When you were in school, your English teacher probably asked you—on more than one occasion—to write a brief paragraph about this or that. You may have been asked, also, to write a short paragraph, although it's unlikely the same teacher would have asked you to do both. The reason, of course, has to do with actual versus commonly accepted meaning, and we all know how finicky some teachers can be when it comes to word choice.
Take underwear. No, I don't mean your friend's underwear, because he might punch you in the nose. I mean your own. Go ahead and take off your underwear right now. I'll wait. Okay, now hold your underwear up to the light. What do you see? Depending on your preferences in life, you should be looking at briefs or boxers. If it's a thong, you can't participate in this experiment. Just step outside for a moment and smoke a cigarette, and we'll call you shortly.
Anyway, what you're holding up right now is arguably short, yes? And yet, if you walk into your friendly neighborhood clothing shop and ask for shorts, you'll probably be directed to a different sort of garment than had you asked for briefs. To make matters worse, walking into the very same store and asking for boxers will result in grave disappointment if you were intent on purchasing some really big guys wearing trunks, whose hands are covered by large mittens that aren't nearly as soft as they look.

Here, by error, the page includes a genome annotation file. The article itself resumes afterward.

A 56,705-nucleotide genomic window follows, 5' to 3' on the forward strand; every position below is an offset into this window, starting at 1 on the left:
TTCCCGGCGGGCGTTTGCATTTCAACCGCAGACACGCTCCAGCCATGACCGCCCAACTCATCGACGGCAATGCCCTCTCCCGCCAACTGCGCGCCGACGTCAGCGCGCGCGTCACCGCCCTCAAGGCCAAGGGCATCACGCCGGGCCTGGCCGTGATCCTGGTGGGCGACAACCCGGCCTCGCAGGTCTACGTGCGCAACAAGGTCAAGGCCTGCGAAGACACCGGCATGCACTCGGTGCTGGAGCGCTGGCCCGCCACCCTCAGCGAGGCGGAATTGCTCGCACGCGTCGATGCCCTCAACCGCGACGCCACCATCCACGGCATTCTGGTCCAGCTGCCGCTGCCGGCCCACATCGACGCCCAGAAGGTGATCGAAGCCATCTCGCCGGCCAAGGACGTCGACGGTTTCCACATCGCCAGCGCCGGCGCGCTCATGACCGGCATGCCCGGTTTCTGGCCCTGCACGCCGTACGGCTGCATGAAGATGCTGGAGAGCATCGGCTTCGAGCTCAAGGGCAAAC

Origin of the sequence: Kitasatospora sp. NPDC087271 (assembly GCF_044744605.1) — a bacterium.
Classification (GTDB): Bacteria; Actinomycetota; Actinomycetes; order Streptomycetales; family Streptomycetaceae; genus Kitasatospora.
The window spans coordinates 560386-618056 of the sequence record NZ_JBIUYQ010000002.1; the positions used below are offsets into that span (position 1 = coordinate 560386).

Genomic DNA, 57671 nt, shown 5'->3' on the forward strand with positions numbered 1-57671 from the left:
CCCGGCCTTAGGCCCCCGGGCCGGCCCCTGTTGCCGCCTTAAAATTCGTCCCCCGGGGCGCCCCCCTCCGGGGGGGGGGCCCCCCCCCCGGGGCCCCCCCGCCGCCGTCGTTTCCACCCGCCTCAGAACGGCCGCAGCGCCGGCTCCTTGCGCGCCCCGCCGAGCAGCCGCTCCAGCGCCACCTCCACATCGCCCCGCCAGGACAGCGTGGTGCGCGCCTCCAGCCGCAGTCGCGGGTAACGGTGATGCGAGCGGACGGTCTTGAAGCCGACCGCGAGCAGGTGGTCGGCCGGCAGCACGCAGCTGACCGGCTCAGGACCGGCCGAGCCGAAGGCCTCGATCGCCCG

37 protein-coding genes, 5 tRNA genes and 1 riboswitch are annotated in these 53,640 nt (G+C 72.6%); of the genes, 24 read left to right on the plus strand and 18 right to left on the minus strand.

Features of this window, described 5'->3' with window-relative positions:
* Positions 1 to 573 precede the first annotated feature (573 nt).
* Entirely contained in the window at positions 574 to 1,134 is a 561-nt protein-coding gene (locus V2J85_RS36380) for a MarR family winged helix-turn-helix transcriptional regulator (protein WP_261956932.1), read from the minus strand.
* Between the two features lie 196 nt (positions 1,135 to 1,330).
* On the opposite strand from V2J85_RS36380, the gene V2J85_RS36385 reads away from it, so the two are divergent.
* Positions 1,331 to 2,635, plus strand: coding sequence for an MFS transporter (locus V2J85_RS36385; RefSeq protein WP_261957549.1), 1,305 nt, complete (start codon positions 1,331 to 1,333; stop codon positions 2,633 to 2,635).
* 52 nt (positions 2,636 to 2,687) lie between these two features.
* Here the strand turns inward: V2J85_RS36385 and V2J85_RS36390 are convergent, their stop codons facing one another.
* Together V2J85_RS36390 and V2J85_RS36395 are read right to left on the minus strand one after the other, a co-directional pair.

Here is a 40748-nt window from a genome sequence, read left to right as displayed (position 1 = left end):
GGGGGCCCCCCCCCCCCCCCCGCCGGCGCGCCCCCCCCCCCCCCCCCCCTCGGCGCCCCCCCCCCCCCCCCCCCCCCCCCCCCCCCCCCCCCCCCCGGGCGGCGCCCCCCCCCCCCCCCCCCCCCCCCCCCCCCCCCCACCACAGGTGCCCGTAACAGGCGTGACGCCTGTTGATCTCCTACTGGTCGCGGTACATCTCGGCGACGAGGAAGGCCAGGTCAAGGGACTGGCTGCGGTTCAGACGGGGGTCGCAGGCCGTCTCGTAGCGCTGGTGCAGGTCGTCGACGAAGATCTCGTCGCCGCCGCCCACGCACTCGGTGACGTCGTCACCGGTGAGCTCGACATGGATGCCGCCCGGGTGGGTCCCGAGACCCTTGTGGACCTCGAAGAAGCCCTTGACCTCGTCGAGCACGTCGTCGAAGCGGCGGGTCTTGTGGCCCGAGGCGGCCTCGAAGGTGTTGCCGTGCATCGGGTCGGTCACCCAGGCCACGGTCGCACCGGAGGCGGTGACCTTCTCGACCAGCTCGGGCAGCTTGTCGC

On the other hand, walking into a pet shop and asking for Boxers will get you medium sized—yet extraordinarily solid—dogs, assuming they have any in stock. But in the very same shop, asking for briefs or shorts may get you arrested if you're overly persistent in the matter, or become quarrelsome. In a similar way, discussing your shorts with an electrician doesn't necessarily indicate a preoccupation with undergarments; it probably means you've noticed sparks flying from your wall outlet, or perhaps an annoying jolt when you switch on your lights in the evening.
If you happen to have a Boxer named Tyson who enjoys chewing your boxers and wears briefs while creating shorts in the extension cord he found in the closet where you hang your shorts, and if he once had a brief encounter with a short postal employee—who may have been wearing shorts and briefs—thereby forcing your attorney to file a legal brief on your behalf, probably in his boxers if you got him out of bed in the middle of the night, and you were tempted, at the time, to box the Boxer's ears, it's likely your problems can't be solved using ordinary methods.
So while it's certainly possible to generate a short paragraph, you may have to resort to setting your tabs wide and configuring your printer for landscape, instead of portrait orientation to accomplish this. A brief paragraph is easier to implement; it doesn't rely on a ruler for physical measurement of its dimensions. In any event, context can't always be relied upon to disambiguate.
Next time: How to avoid feeling hemmed in while hemming your boxers.